Nutrient Farming and Traditional Removal: An Economic Comparison Donald, L Hey

ISBN: 9781843397335

Published: November 2nd 2006

Paperback

56 pages


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Nutrient Farming and Traditional Removal: An Economic Comparison  by  Donald, L Hey

Nutrient Farming and Traditional Removal: An Economic Comparison by Donald, L Hey
November 2nd 2006 | Paperback | PDF, EPUB, FB2, DjVu, audiobook, mp3, RTF | 56 pages | ISBN: 9781843397335 | 5.28 Mb

The purpose of this study was to assess the economic feasibility of using large-scale, restored wetlands to assist publicly owned treatment works (POTWs) in meeting the U.S. Environmental Protection Agencys (USEPA) recommended criteria forMoreThe purpose of this study was to assess the economic feasibility of using large-scale, restored wetlands to assist publicly owned treatment works (POTWs) in meeting the U.S.

Environmental Protection Agencys (USEPA) recommended criteria for nutrients, specifically, total nitrogen (2.18 mg/l) and total phosphorous (0.076 mg/l). The assessment compares the cost of nutrient control by advanced wastewater treatment technology to that of wetland treatment technology. The comparison was based on several economic factors: annual operating costs, average costs, marginal costs, and present value.

To explore the economic relationship between wastewater and treatment wetlands and to quantify the magnitude of wetland area needed, a case study was developed using the seven water reclamation plants (WRPs) owned and operated by the Metropolitan Water Reclamation District of Greater Chicago (MWRDGC) and proposed treatment wetlands located adjacent to the Illinois River in the upper Illinois River watershed. Cost functions for both technologies were developed. Using these functions, the economic characteristics of the two technologies were compared assuming, first, that the USEPAs proposed nutrient criteria would be enacted as the enforceable water quality standard by the state regulator, and, second, that a less stringent standard would be established (3.0 mg/l TN and 1.0 mg/l TP).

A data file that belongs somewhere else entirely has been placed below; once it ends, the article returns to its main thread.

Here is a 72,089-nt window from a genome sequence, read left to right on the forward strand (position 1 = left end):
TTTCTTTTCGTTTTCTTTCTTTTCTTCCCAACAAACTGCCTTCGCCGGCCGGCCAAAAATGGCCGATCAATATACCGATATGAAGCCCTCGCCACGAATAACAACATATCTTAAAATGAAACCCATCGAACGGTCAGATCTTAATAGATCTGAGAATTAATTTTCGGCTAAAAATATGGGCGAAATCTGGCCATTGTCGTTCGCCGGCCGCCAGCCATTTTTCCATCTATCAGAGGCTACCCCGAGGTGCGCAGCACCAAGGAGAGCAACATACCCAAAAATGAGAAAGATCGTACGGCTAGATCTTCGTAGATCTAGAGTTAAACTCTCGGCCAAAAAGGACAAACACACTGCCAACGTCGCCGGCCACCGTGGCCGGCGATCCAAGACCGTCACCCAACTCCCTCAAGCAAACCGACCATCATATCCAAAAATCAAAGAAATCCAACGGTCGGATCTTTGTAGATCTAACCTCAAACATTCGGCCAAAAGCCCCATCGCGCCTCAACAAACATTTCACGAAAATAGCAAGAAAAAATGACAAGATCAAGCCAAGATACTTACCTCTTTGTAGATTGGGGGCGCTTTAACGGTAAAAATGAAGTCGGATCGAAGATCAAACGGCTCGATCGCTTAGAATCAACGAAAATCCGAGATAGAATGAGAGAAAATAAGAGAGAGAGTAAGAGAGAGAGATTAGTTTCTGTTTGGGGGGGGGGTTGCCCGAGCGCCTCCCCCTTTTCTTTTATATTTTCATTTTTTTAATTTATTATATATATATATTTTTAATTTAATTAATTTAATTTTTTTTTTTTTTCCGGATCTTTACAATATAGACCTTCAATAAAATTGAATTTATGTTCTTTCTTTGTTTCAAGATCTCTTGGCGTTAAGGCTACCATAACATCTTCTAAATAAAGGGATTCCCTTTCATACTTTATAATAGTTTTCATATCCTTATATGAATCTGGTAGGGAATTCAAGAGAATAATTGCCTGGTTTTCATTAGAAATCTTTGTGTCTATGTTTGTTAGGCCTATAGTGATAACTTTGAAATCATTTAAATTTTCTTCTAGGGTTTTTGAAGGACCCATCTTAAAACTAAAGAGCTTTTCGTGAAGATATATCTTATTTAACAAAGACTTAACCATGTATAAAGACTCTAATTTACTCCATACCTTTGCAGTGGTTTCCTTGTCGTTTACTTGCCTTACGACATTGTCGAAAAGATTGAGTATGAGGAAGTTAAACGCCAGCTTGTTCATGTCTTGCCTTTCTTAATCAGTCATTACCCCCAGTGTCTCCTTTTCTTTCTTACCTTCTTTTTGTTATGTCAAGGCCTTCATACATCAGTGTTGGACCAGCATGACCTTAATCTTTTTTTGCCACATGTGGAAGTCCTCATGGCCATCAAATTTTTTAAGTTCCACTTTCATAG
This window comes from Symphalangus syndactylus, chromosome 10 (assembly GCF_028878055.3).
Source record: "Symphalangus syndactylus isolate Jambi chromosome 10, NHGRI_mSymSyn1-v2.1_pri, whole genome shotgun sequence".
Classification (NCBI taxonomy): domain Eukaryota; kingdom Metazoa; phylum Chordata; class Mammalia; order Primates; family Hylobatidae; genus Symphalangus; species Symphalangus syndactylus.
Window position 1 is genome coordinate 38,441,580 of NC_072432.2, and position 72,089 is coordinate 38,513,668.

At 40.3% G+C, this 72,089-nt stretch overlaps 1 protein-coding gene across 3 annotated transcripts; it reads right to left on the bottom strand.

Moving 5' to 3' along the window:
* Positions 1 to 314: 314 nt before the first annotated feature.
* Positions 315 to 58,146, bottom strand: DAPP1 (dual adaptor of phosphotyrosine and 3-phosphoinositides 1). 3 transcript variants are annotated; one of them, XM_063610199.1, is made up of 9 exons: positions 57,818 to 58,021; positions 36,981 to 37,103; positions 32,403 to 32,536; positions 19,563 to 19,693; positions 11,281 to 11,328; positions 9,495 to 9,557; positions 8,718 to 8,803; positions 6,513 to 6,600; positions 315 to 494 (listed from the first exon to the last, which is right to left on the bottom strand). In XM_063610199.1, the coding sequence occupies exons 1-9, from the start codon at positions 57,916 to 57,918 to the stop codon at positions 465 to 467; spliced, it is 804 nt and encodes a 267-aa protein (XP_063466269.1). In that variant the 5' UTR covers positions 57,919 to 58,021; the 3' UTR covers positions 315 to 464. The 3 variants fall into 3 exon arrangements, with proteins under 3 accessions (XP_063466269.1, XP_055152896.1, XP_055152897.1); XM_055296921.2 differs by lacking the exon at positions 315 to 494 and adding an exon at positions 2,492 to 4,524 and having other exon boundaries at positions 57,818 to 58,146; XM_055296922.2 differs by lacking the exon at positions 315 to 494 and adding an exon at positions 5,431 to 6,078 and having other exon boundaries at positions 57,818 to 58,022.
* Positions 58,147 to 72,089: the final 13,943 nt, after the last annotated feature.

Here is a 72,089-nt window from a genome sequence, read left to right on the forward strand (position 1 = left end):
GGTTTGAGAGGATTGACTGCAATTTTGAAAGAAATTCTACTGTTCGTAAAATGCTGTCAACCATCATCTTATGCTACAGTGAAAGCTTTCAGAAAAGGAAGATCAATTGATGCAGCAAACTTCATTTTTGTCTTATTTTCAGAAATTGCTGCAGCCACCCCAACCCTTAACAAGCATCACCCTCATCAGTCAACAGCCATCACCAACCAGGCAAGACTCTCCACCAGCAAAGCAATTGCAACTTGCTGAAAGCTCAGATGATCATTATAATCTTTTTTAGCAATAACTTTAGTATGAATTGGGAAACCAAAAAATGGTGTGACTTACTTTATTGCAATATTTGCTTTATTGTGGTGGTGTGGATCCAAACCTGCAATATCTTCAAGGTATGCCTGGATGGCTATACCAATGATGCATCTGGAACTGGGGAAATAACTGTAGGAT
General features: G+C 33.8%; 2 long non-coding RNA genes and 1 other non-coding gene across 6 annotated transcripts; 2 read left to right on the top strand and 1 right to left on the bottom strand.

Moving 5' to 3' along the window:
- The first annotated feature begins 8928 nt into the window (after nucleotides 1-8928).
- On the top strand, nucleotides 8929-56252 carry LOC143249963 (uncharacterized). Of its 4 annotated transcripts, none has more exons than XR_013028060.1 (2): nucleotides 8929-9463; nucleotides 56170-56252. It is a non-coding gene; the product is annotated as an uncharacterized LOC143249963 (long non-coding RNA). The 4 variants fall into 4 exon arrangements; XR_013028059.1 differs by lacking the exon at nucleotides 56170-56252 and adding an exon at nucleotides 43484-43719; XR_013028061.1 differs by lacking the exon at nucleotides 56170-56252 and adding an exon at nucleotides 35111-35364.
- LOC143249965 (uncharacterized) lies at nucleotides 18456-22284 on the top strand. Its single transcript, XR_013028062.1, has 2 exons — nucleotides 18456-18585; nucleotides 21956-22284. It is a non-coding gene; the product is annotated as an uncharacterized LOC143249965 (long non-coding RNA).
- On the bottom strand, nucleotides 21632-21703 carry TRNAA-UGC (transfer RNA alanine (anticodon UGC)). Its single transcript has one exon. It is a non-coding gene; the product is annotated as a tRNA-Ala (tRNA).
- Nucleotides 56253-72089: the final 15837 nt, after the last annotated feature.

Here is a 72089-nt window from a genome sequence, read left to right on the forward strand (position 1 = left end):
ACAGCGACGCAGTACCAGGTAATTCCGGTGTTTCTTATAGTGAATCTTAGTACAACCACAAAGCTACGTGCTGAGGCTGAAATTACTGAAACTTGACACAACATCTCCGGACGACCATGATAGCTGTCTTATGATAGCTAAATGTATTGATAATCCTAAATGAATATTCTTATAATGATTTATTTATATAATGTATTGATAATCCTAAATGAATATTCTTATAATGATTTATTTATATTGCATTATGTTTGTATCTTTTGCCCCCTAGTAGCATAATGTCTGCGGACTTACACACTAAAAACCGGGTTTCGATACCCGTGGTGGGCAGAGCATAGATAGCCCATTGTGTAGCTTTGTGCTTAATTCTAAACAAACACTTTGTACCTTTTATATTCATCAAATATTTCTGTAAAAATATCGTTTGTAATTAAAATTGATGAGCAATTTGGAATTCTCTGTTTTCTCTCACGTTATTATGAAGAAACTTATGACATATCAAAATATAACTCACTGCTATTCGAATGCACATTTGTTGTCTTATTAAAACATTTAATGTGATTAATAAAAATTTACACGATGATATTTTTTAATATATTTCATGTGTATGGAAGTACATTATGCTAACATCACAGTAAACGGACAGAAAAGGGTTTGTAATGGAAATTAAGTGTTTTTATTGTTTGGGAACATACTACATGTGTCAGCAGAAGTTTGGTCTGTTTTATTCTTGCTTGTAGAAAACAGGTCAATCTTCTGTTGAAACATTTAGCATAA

However, the USEPAs phosphorus criterion was modified due to the technical difficulty in achieving an effluent concentration of 0.076 mg/l TP. The more stringent phosphorous criterion was set at 0.5 mg/l TP for this comparison study. To meet the future nutrient criteria, the physical facilities of the seven MWRDGC treatment plants must be upgraded to incorporate biological nutrient removal (BNR) technology. A detailed capital cost analysis for the addition of BNR treatment, specifically the 5-stage Bardenpho (with methanol addition), was performed by the MWRDGC for one of its larger WRPs, Calumet.

The capital costs for the other plants were estimated using Calumets cost formulas and prorated by the design flows. The operating and maintenance (O&M) costs were estimated to add approximately 50% to those for the conventional treatment currently being employed by MWRDGC. The capital costs for upgrading the seven WRPs with the Bardenpho system has been estimated at $1.6 billion with the total present value cost at $2.5 billion.



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